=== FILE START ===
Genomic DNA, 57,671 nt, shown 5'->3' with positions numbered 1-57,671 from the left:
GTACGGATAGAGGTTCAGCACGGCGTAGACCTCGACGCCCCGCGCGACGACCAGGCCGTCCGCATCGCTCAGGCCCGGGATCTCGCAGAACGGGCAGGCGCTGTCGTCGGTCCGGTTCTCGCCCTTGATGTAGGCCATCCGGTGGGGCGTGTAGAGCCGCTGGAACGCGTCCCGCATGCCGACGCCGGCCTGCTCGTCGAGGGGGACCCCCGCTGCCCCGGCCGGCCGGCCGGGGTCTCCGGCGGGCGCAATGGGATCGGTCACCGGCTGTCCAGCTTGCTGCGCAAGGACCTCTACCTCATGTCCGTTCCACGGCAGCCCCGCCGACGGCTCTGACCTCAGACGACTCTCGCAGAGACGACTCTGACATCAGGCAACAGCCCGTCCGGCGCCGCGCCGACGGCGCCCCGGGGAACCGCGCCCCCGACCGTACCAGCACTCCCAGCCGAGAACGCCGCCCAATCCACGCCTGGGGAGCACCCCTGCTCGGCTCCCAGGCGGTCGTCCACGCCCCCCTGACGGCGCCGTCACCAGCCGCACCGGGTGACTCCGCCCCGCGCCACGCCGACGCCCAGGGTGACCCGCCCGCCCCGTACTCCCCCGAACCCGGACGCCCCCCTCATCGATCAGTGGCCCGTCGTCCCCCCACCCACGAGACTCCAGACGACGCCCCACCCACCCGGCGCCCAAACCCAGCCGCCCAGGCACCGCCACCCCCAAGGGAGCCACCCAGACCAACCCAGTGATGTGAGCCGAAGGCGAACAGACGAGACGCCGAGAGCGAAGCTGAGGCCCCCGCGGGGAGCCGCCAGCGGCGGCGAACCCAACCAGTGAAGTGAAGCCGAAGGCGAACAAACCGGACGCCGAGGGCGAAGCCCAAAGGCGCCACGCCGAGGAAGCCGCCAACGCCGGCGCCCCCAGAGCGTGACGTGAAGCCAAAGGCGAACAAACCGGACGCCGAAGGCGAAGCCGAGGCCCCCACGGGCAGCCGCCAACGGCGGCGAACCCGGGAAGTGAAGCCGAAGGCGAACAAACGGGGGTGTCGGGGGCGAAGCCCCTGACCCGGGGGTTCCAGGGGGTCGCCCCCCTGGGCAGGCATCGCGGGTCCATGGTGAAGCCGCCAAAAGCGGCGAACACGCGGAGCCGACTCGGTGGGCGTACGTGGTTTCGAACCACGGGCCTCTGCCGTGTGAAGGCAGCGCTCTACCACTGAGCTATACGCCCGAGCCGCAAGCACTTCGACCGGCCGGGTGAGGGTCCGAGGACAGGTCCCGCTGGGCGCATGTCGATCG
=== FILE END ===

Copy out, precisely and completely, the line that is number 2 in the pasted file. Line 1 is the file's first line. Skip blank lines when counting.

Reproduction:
GTACGGATAGAGGTTCAGCACGGCGTAGACCTCGACGCCCCGCGCGACGACCAGGCCGTCCGCATCGCTCAGGCCCGGGATCTCGCAGAACGGGCAGGCGCTGTCGTCGGTCCGGTTCTCGCCCTTGATGTAGGCCATCCGGTGGGGCGTGTAGAGCCGCTGGAACGCGTCCCGCATGCCGACGCCGGCCTGCTCGTCGAGGGGGACCCCCGCTGCCCCGGCCGGCCGGCCGGGGTCTCCGGCGGGCGCAATGGGATCGGTCACCGGCTGTCCAGCTTGCTGCGCAAGGACCTCTACCTCATGTCCGTTCCACGGCAGCCCCGCCGACGGCTCTGACCTCAGACGACTCTCGCAGAGACGACTCTGACATCAGGCAACAGCCCGTCCGGCGCCGCGCCGACGGCGCCCCGGGGAACCGCGCCCCCGACCGTACCAGCACTCCCAGCCGAGAACGCCGCCCAATCCACGCCTGGGGAGCACCCCTGCTCGGCTCCCAGGCGGTCGTCCACGCCCCCCTGACGGCGCCGTCACCAGCCGCACCGGGTGACTCCGCCCCGCGCCACGCCGACGCCCAGGGTGACCCGCCCGCCCCGTACTCCCCCGAACCCGGACGCCCCCCTCATCGATCAGTGGCCCGTCGTCCCCCCACCCACGAGACTCCAGACGACGCCCCACCCACCCGGCGCCCAAACCCAGCCGCCCAGGCACCGCCACCCCCAAGGGAGCCACCCAGACCAACCCAGTGATGTGAGCCGAAGGCGAACAGACGAGACGCCGAGAGCGAAGCTGAGGCCCCCGCGGGGAGCCGCCAGCGGCGGCGAACCCAACCAGTGAAGTGAAGCCGAAGGCGAACAAACCGGACGCCGAGGGCGAAGCCCAAAGGCGCCACGCCGAGGAAGCCGCCAACGCCGGCGCCCCCAGAGCGTGACGTGAAGCCAAAGGCGAACAAACCGGACGCCGAAGGCGAAGCCGAGGCCCCCACGGGCAGCCGCCAACGGCGGCGAACCCGGGAAGTGAAGCCGAAGGCGAACAAACGGGGGTGTCGGGGGCGAAGCCCCTGACCCGGGGGTTCCAGGGGGTCGCCCCCCTGGGCAGGCATCGCGGGTCCATGGTGAAGCCGCCAAAAGCGGCGAACACGCGGAGCCGACTCGGTGGGCGTACGTGGTTTCGAACCACGGGCCTCTGCCGTGTGAAGGCAGCGCTCTACCACTGAGCTATACGCCCGAGCCGCAAGCACTTCGACCGGCCGGGTGAGGGTCCGAGGACAGGTCCCGCTGGGCGCATGTCGATCG